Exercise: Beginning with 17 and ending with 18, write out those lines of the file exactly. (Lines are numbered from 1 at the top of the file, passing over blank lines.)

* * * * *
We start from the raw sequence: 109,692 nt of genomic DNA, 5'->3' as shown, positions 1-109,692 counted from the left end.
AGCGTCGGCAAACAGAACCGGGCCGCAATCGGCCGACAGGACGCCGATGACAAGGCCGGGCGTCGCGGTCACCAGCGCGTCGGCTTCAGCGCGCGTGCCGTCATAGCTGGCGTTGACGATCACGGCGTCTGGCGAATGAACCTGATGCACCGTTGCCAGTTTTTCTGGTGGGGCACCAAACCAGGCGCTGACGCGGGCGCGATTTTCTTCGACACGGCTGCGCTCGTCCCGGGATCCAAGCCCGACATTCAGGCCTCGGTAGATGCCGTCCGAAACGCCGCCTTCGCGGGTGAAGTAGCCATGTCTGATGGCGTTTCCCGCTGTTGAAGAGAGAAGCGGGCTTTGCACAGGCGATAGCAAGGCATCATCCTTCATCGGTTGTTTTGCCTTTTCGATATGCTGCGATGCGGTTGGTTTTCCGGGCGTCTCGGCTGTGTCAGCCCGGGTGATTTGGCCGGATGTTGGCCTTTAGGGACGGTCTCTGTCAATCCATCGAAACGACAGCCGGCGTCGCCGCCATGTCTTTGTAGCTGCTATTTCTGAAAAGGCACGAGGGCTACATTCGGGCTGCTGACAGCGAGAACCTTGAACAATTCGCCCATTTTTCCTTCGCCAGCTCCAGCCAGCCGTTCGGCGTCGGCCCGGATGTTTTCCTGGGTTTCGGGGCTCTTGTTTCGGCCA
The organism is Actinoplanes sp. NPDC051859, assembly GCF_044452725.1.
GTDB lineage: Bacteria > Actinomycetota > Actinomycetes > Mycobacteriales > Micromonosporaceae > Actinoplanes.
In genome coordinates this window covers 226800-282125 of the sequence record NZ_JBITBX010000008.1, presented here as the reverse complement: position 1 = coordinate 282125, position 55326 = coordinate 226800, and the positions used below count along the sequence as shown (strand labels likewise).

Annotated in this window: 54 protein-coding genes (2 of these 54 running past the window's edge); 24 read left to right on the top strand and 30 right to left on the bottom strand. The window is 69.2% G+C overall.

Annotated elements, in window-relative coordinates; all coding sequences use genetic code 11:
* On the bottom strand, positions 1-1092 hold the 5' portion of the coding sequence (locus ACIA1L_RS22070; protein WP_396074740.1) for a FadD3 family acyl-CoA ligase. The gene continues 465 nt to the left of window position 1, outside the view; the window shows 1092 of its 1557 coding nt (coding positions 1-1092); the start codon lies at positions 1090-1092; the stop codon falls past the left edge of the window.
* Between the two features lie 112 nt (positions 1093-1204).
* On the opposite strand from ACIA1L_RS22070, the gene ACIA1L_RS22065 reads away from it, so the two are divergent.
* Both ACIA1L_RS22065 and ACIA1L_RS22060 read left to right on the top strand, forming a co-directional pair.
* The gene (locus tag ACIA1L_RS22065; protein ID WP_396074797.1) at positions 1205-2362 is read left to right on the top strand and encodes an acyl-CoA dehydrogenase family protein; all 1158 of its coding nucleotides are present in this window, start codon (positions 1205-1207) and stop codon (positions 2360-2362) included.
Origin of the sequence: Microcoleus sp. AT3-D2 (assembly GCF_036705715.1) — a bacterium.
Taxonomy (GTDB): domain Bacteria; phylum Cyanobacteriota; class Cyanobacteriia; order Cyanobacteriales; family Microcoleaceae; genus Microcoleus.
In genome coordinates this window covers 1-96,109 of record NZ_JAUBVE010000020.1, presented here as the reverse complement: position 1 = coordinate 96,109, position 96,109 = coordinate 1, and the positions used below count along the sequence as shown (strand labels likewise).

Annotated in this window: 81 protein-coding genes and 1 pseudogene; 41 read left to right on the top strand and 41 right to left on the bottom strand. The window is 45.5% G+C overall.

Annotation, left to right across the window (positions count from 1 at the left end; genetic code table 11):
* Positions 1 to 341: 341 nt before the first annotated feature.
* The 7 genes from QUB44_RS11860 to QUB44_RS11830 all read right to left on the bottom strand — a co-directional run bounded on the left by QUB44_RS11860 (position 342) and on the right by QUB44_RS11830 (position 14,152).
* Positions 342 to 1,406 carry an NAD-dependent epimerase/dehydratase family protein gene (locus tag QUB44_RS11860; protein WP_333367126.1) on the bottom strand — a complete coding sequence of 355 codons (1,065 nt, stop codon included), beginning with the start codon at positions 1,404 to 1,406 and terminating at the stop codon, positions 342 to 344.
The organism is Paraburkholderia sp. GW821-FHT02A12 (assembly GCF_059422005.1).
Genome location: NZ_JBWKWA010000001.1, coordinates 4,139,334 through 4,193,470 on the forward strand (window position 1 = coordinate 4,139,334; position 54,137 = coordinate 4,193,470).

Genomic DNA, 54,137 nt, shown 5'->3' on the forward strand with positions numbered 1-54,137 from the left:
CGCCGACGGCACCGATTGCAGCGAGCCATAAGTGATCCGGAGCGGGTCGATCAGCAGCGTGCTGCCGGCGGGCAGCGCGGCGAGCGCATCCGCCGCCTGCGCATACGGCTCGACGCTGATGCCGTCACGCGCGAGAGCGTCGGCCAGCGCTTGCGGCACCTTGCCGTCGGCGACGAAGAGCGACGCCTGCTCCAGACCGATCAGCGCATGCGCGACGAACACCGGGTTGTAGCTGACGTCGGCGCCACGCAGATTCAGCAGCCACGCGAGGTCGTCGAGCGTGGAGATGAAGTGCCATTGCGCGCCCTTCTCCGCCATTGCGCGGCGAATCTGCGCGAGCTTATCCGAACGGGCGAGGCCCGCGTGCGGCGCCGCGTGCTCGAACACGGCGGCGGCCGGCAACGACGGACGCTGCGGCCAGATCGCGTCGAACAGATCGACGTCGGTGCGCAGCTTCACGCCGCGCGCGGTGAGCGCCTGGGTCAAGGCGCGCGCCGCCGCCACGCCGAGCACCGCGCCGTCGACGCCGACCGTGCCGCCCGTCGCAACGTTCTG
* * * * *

Annotation, left to right across the window (positions count from 1 at the left end; genetic code table 11):
* Positions 1 to 341: 341 nt before the first annotated feature.